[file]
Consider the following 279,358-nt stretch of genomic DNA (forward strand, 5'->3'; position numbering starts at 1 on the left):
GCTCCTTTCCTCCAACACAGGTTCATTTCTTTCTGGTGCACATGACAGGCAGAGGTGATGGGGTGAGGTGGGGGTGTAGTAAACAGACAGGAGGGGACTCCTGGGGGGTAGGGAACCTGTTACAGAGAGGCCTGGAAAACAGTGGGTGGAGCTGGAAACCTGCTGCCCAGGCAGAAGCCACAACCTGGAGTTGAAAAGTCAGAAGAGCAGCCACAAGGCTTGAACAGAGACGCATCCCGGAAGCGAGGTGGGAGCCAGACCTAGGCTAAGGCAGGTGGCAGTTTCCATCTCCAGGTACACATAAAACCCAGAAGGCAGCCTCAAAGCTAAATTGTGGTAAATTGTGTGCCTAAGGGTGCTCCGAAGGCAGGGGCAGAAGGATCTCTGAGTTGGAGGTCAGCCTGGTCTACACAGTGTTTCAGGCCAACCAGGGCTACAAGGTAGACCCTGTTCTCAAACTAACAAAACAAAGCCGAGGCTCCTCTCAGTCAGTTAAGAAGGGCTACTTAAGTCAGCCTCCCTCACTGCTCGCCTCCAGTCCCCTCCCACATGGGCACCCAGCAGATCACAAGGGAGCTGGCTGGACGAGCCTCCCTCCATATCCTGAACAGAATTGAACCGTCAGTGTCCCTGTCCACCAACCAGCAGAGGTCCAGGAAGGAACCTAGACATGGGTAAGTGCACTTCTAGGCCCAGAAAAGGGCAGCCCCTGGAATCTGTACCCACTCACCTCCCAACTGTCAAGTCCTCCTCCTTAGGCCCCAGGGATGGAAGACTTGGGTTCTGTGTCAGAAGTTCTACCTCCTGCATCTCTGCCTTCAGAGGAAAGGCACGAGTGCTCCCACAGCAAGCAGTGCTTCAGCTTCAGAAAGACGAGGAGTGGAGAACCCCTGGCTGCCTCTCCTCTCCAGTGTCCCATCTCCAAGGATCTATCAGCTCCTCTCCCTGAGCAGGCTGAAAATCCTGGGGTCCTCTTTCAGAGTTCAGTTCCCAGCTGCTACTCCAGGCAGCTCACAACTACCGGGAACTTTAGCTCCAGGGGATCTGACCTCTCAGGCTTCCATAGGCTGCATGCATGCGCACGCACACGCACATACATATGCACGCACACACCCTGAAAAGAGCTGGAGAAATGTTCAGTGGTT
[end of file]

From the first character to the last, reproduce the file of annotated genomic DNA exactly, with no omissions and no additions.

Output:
Consider the following 279,358-nt stretch of genomic DNA (forward strand, 5'->3'; position numbering starts at 1 on the left):
GCTCCTTTCCTCCAACACAGGTTCATTTCTTTCTGGTGCACATGACAGGCAGAGGTGATGGGGTGAGGTGGGGGTGTAGTAAACAGACAGGAGGGGACTCCTGGGGGGTAGGGAACCTGTTACAGAGAGGCCTGGAAAACAGTGGGTGGAGCTGGAAACCTGCTGCCCAGGCAGAAGCCACAACCTGGAGTTGAAAAGTCAGAAGAGCAGCCACAAGGCTTGAACAGAGACGCATCCCGGAAGCGAGGTGGGAGCCAGACCTAGGCTAAGGCAGGTGGCAGTTTCCATCTCCAGGTACACATAAAACCCAGAAGGCAGCCTCAAAGCTAAATTGTGGTAAATTGTGTGCCTAAGGGTGCTCCGAAGGCAGGGGCAGAAGGATCTCTGAGTTGGAGGTCAGCCTGGTCTACACAGTGTTTCAGGCCAACCAGGGCTACAAGGTAGACCCTGTTCTCAAACTAACAAAACAAAGCCGAGGCTCCTCTCAGTCAGTTAAGAAGGGCTACTTAAGTCAGCCTCCCTCACTGCTCGCCTCCAGTCCCCTCCCACATGGGCACCCAGCAGATCACAAGGGAGCTGGCTGGACGAGCCTCCCTCCATATCCTGAACAGAATTGAACCGTCAGTGTCCCTGTCCACCAACCAGCAGAGGTCCAGGAAGGAACCTAGACATGGGTAAGTGCACTTCTAGGCCCAGAAAAGGGCAGCCCCTGGAATCTGTACCCACTCACCTCCCAACTGTCAAGTCCTCCTCCTTAGGCCCCAGGGATGGAAGACTTGGGTTCTGTGTCAGAAGTTCTACCTCCTGCATCTCTGCCTTCAGAGGAAAGGCACGAGTGCTCCCACAGCAAGCAGTGCTTCAGCTTCAGAAAGACGAGGAGTGGAGAACCCCTGGCTGCCTCTCCTCTCCAGTGTCCCATCTCCAAGGATCTATCAGCTCCTCTCCCTGAGCAGGCTGAAAATCCTGGGGTCCTCTTTCAGAGTTCAGTTCCCAGCTGCTACTCCAGGCAGCTCACAACTACCGGGAACTTTAGCTCCAGGGGATCTGACCTCTCAGGCTTCCATAGGCTGCATGCATGCGCACGCACACGCACATACATATGCACGCACACACCCTGAAAAGAGCTGGAGAAATGTTCAGTGGTT